Thursday 31 October
There is a phrase that often comes to my head, especially these days when I only rarely leave my room. It’s a phrase I nearly invented myself through successive translations. I then read the original and found it insufficient.
I only rarely leave my room, and when I do, it is in order to find other rooms, other confined places, where silence is natural and movement unnecessary.
I had been dwelling in a place I could not come to imagine. So I always say after I come back.
I don’t know how I decided to take that walk.
I was looking for other rooms.
It came as a surprise: I was crossing rooms with 18th C. miniatures, getting closer to them until the lights went on and I could stare at the details. It was absorbing.
The space opened.
Was it just one room? Just this room?
I kept walking, in a state of trance.
Every space was defined by its own set of colours. Each one was a setting, and I was alone and the setting was ready for me. I was there as a walker, I was there to stare, I was their stranger and they were mine. I stared at details ten times bigger than the ones in the miniatures, yet they were details so obscure, so personal, I was ashamed to ask.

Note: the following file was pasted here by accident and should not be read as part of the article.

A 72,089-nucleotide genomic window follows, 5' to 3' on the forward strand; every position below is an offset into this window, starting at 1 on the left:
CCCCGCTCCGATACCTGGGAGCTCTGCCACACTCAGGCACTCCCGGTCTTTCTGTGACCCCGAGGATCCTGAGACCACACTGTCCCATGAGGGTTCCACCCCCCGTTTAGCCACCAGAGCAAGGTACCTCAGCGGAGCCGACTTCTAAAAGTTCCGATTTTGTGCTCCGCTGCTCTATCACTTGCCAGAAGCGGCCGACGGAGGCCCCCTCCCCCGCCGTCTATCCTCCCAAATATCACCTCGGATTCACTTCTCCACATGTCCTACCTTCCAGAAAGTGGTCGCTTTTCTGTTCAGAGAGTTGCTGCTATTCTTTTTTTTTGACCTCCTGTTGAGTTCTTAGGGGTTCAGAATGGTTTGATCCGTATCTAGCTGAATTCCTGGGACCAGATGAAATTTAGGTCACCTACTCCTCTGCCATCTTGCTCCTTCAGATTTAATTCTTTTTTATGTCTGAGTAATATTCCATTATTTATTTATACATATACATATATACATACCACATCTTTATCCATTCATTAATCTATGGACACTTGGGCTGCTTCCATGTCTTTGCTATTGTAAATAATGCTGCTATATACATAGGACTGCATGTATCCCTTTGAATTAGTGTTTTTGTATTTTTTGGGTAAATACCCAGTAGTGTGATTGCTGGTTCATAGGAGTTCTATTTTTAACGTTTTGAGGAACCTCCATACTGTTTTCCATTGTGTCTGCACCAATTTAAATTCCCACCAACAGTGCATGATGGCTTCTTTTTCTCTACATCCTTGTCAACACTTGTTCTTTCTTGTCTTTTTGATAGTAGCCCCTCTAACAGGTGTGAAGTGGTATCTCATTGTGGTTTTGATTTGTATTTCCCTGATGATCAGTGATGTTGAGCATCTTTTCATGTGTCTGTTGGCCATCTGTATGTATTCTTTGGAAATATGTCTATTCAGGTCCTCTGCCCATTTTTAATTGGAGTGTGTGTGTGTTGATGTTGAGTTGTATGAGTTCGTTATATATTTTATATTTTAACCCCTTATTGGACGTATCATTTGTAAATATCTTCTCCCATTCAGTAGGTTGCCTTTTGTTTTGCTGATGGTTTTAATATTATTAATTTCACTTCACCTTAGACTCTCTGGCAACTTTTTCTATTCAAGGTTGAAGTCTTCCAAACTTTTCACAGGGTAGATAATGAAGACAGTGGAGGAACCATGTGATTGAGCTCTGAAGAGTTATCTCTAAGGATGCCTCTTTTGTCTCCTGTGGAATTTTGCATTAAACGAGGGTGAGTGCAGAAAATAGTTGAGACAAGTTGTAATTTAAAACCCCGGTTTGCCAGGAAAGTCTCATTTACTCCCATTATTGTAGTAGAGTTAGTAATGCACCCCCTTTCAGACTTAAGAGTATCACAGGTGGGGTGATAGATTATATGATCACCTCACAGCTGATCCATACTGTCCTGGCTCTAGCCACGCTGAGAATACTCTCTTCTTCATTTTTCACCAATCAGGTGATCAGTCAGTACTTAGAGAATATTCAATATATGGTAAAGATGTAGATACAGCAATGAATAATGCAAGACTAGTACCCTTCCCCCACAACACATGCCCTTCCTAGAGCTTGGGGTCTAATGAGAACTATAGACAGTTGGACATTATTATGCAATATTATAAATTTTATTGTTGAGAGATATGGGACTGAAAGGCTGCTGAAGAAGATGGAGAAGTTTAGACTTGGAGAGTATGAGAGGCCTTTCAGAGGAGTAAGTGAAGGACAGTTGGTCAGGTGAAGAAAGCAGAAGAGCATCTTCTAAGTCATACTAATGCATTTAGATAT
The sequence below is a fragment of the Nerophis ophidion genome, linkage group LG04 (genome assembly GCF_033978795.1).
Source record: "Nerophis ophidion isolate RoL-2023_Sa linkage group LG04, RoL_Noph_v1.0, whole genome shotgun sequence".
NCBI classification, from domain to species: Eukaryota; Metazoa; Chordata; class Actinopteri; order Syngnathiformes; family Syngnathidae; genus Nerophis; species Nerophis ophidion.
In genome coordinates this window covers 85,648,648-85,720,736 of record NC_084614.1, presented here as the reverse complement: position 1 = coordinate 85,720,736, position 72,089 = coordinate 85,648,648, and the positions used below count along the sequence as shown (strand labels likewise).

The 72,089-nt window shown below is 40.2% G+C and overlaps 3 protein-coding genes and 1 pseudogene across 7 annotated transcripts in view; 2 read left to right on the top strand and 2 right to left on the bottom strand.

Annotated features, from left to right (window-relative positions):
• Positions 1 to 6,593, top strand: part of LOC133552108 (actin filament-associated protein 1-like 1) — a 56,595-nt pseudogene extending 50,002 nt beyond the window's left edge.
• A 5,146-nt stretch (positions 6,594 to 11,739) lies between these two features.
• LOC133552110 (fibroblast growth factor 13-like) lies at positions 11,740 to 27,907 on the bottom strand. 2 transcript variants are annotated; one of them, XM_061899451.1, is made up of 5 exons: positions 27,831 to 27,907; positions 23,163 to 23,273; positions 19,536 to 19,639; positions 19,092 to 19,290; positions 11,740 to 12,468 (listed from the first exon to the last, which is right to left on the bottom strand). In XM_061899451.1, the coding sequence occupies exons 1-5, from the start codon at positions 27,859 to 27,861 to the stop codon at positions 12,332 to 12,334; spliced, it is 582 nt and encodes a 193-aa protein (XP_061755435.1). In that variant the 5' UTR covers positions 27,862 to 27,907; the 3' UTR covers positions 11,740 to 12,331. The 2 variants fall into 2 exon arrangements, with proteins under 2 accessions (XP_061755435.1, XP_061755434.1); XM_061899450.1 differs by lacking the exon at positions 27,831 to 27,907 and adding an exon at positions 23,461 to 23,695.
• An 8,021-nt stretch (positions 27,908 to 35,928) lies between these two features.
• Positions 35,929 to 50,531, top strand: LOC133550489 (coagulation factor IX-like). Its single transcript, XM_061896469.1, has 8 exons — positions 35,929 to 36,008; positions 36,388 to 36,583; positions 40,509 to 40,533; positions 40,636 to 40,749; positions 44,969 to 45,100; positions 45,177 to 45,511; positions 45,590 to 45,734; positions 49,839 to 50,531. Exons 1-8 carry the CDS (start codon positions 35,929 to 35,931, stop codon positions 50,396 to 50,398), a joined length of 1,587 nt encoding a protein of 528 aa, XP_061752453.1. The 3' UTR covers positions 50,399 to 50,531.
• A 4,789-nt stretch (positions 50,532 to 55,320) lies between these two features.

I had been dwelling in a place I could not come to imagine not because it was unimaginable, but because it was too close to my dreams. My dreams of glory and decadence, my dreams from other times, dreams I did not care to share through words. Rooms like the faces of a Rubik’s cube, swiped into place by a movement of the hand, immobile and hyperreal. A tour of the monuments of […].
Installation images courtesy the artists and Victoria Miro, London
© Elmgreen & Dragset / photography Anders Sune Berg